The math of a great sales is actually quite straightforward. As we built sales teams since 1999, in different phases of specialization, the key sales success metrics can be easily defined. Every now and then, a reality check against such rules of thumb for a great sales is relevant. The conclusions are always the same.
The math is to develop at any given moment three times (33.3% chance) the sales target in serious leads, and roughly double (18% chance) that for the whole pipeline independent of stage. The chance is related to the probability of closing a deal during the following 12 months period. To calculate an annual sales target, we take as a rule of thumb three times the annual sales cost, and base it on the added value (gross margin) of the sales. So, if the average sales costs 60K euro, a total lead target of at least 1 million euro (in added value) is required (i.e., 60,000 *3 *3 *2).
We take this calculation (now 1M euro in leads) as a rule of thumb. Of course, it needs to be corrected for the seniority of a sales. Statistically, this will generate at least 180K euro per sales in new SaaS business during a year. The actual success rates per stage vary of course per product, market and sales. Naturally, it depends on decision making timelines, clients pulling projects or budgets, competition, and addressable needs in a market.
There is another key metric from our B2B experience. If a sales has 100 serious leads – deals in the last stages of negotiation – then it results in an average deal flow of one per week. Especially, if average deal values are small, one needs higher numbers. I typically advice our sales to develop this quantity of serious opportunities. And, therefore, a total pipeline with 200 more or less promising contacts. It is perfectly reachable for an active sales person. Every time a sales reaches this number, it works out well. Every time a sales believes that there are excuses why it can’t be done, the new business targets are not met.
The best sales are 360 degrees in the sense that they do everything to win, keep and grow an account. They write client stories and press releases, develop leads, hold small conferences, do sales conversations and manage existing accounts. Although some sales or entrepreneurs have or develop all the necessary competences to be successful, not everyone has this drive. Some sales specialize according to their personality or preferences. Some are a reactive account manager (farmers). Others love the kill of landing a new client but don’t like the after-care (hunters).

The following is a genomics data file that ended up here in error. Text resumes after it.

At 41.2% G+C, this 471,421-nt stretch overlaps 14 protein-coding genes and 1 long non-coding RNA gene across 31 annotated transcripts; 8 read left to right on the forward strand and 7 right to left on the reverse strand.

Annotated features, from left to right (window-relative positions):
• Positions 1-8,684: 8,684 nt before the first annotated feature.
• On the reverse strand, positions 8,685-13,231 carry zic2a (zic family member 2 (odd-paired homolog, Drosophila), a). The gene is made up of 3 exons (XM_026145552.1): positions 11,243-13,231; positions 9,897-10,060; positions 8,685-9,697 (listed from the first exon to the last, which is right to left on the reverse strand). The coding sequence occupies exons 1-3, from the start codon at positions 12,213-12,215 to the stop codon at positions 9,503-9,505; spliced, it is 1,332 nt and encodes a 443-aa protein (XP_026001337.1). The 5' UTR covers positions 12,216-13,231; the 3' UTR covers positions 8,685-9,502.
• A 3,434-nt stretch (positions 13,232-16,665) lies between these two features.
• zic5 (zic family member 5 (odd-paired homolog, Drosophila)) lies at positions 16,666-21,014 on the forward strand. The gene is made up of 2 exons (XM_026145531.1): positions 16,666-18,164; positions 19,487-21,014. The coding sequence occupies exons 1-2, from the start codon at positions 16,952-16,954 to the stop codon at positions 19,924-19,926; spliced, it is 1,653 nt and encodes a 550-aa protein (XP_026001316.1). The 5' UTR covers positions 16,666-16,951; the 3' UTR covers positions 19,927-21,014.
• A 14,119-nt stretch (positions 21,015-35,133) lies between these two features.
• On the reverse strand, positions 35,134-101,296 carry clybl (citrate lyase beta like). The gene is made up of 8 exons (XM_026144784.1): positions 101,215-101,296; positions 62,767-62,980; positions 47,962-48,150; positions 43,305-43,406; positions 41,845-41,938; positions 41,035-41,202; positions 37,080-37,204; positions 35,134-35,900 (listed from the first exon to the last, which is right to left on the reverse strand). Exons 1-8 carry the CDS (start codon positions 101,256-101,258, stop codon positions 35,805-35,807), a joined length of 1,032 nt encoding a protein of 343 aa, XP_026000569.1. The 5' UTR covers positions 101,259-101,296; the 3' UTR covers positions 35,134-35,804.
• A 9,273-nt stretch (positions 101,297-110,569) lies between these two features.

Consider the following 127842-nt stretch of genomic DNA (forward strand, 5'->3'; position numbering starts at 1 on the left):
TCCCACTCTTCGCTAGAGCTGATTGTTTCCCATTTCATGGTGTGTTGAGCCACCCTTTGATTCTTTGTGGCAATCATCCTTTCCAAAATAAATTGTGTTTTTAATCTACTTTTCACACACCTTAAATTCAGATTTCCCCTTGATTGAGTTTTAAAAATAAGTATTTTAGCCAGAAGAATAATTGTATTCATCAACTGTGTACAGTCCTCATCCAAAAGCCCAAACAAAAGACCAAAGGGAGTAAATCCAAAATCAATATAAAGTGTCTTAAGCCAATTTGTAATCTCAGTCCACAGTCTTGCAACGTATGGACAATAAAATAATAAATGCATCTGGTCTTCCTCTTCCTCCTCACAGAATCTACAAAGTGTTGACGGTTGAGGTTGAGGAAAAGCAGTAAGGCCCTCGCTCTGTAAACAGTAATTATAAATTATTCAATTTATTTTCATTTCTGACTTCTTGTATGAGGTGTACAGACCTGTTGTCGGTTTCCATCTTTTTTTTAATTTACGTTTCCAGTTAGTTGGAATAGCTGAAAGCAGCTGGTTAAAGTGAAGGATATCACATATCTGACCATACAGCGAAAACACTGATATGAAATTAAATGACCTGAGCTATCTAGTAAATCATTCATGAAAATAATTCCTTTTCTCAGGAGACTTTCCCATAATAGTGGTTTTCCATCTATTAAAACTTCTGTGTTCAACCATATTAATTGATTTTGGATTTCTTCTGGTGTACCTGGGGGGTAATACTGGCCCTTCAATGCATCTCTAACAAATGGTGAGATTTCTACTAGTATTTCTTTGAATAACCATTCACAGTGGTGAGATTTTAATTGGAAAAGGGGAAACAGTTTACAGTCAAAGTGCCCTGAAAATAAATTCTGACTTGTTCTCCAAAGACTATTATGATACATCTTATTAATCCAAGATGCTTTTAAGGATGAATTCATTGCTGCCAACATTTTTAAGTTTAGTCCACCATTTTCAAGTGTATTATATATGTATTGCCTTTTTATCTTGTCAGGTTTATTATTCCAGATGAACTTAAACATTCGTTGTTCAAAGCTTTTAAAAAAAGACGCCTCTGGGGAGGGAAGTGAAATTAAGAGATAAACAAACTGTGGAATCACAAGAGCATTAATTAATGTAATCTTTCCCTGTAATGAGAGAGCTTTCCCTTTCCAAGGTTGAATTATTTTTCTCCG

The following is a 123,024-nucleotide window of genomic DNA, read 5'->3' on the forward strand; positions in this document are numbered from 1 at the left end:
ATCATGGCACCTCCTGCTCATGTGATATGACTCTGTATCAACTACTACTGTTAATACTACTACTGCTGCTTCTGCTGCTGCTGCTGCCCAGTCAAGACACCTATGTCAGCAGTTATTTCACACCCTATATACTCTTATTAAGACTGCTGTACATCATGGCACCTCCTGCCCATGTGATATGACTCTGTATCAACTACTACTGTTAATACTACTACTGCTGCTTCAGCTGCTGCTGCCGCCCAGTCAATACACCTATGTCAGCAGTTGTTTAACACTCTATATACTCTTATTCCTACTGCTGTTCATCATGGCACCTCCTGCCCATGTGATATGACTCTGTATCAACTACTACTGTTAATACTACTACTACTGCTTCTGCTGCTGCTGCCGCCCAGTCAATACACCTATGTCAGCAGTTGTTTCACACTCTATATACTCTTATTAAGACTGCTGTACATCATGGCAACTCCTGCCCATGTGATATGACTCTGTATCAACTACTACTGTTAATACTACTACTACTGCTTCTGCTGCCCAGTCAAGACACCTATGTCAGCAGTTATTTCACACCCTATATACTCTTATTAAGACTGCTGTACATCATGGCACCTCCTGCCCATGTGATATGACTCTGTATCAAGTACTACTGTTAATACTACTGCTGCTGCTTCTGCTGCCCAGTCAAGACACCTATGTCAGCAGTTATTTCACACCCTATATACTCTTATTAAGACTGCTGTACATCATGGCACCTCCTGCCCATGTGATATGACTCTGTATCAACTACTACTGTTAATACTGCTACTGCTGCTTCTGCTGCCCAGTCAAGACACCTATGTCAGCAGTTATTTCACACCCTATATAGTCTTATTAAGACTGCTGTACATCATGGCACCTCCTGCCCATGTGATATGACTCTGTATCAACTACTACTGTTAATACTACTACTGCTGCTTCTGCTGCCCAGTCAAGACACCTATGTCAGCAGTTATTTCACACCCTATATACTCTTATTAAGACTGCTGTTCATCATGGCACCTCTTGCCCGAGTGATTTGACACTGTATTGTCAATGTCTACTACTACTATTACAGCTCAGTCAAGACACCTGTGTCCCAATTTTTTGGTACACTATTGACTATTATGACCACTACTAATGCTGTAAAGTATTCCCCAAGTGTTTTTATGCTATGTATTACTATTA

Nowadays there’s an army of acronym-carriers. Most notably, BDRs or BDMs (business development representatives or managers for outbound leads), SDRs or SDMs (sales development representatives or managers for inbound leads), also called ISR (inbound sales rep), LGSs (lead generation specialists), LDR (lead development rep), LRR (lead response rep), MQR (marketing qualification rep) or MRR (market response rep, not to be confused with monthly recurring revenues). And this is just the start. There are AEs, CAMs, GAMs, NAMs, etc etc. The danger of this Dilbert-like management lingo is that in the end, no one knows what they are doing or what they are accountable for. The best advice is to keep it simple and recognizable.
It’s easy for marketing professionals to loose focus. Websites, advertizing, PR, leaflets, conferences, logo design, company parties and outings, and exhibition stands all need their share of attention. But, not all activities are equally productive in generating (marketing qualified) leads. A major reason, is when the synchronization between a sales campaign and a marketing campaign are absent. The chances of success increase when marketing and individual sales are closely working together to convince prospects, target businesses that a sales is working on, and creates highly relevant content in large quantities with a SEO mindset.
The above is my no-nonsense view of how to measure the sales processes on an individual level. The metrics can be easily extrapolated to a team or organization. One can tune them to the numbers and formulas reflecting the actual realities of a specific business. But, in most cases my observation is that sufficiently ambitious targets are too often lacking in sales organizations, as targets are based on an all too organic past, i.e., the comfort zones of individual sales employees.
However, with clear numerical objectives for the total sales pipeline, and outstanding offers, we help a sales to realistically achieve the person’s business targets. Which benefits all. It avoids a sales getting cramped over not scoring deals yet in an early stage of his career in a company, or provides guidelines how to revitalize the person’s pipeline during a slump. Sales development is never going in a straight line. In that sense it is more like sports. Therefore, it is important to relentlessly coach both motivated and demotivated sales on maintaining the Math of a Great Sales. Everyone deserves greatness.
Read further: News, SaaS, Sales, targets
Founder and CEO of Icecat NV. Investor. Ph.D.
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